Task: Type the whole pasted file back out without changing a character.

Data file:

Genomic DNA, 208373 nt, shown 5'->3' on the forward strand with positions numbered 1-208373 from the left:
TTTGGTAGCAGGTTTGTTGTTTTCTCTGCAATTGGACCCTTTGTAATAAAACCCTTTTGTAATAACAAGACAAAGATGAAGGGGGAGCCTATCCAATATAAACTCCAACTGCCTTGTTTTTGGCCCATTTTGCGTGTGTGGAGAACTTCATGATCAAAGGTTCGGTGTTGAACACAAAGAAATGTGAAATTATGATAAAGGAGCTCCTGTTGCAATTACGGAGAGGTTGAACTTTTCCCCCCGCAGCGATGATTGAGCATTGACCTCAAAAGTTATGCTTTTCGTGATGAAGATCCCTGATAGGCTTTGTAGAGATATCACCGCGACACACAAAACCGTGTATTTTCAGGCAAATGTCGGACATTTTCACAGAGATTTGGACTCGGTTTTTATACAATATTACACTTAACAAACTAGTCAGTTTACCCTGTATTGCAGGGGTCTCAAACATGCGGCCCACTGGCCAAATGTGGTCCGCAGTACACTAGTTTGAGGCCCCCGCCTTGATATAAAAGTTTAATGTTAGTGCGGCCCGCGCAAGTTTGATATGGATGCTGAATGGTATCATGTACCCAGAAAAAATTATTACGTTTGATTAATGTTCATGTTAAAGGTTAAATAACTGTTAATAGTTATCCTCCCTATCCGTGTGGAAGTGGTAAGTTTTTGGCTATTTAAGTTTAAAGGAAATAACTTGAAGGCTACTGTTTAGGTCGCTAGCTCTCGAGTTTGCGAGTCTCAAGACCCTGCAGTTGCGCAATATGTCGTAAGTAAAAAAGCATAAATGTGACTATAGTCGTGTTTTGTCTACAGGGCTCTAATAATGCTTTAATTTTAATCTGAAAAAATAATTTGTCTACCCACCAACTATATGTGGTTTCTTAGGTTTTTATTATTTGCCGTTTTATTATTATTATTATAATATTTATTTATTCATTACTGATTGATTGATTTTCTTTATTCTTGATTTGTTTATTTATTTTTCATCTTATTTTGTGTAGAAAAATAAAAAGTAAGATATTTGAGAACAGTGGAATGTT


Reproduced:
Genomic DNA, 208373 nt, shown 5'->3' on the forward strand with positions numbered 1-208373 from the left:
TTTGGTAGCAGGTTTGTTGTTTTCTCTGCAATTGGACCCTTTGTAATAAAACCCTTTTGTAATAACAAGACAAAGATGAAGGGGGAGCCTATCCAATATAAACTCCAACTGCCTTGTTTTTGGCCCATTTTGCGTGTGTGGAGAACTTCATGATCAAAGGTTCGGTGTTGAACACAAAGAAATGTGAAATTATGATAAAGGAGCTCCTGTTGCAATTACGGAGAGGTTGAACTTTTCCCCCCGCAGCGATGATTGAGCATTGACCTCAAAAGTTATGCTTTTCGTGATGAAGATCCCTGATAGGCTTTGTAGAGATATCACCGCGACACACAAAACCGTGTATTTTCAGGCAAATGTCGGACATTTTCACAGAGATTTGGACTCGGTTTTTATACAATATTACACTTAACAAACTAGTCAGTTTACCCTGTATTGCAGGGGTCTCAAACATGCGGCCCACTGGCCAAATGTGGTCCGCAGTACACTAGTTTGAGGCCCCCGCCTTGATATAAAAGTTTAATGTTAGTGCGGCCCGCGCAAGTTTGATATGGATGCTGAATGGTATCATGTACCCAGAAAAAATTATTACGTTTGATTAATGTTCATGTTAAAGGTTAAATAACTGTTAATAGTTATCCTCCCTATCCGTGTGGAAGTGGTAAGTTTTTGGCTATTTAAGTTTAAAGGAAATAACTTGAAGGCTACTGTTTAGGTCGCTAGCTCTCGAGTTTGCGAGTCTCAAGACCCTGCAGTTGCGCAATATGTCGTAAGTAAAAAAGCATAAATGTGACTATAGTCGTGTTTTGTCTACAGGGCTCTAATAATGCTTTAATTTTAATCTGAAAAAATAATTTGTCTACCCACCAACTATATGTGGTTTCTTAGGTTTTTATTATTTGCCGTTTTATTATTATTATTATAATATTTATTTATTCATTACTGATTGATTGATTTTCTTTATTCTTGATTTGTTTATTTATTTTTCATCTTATTTTGTGTAGAAAAATAAAAAGTAAGATATTTGAGAACAGTGGAATGTT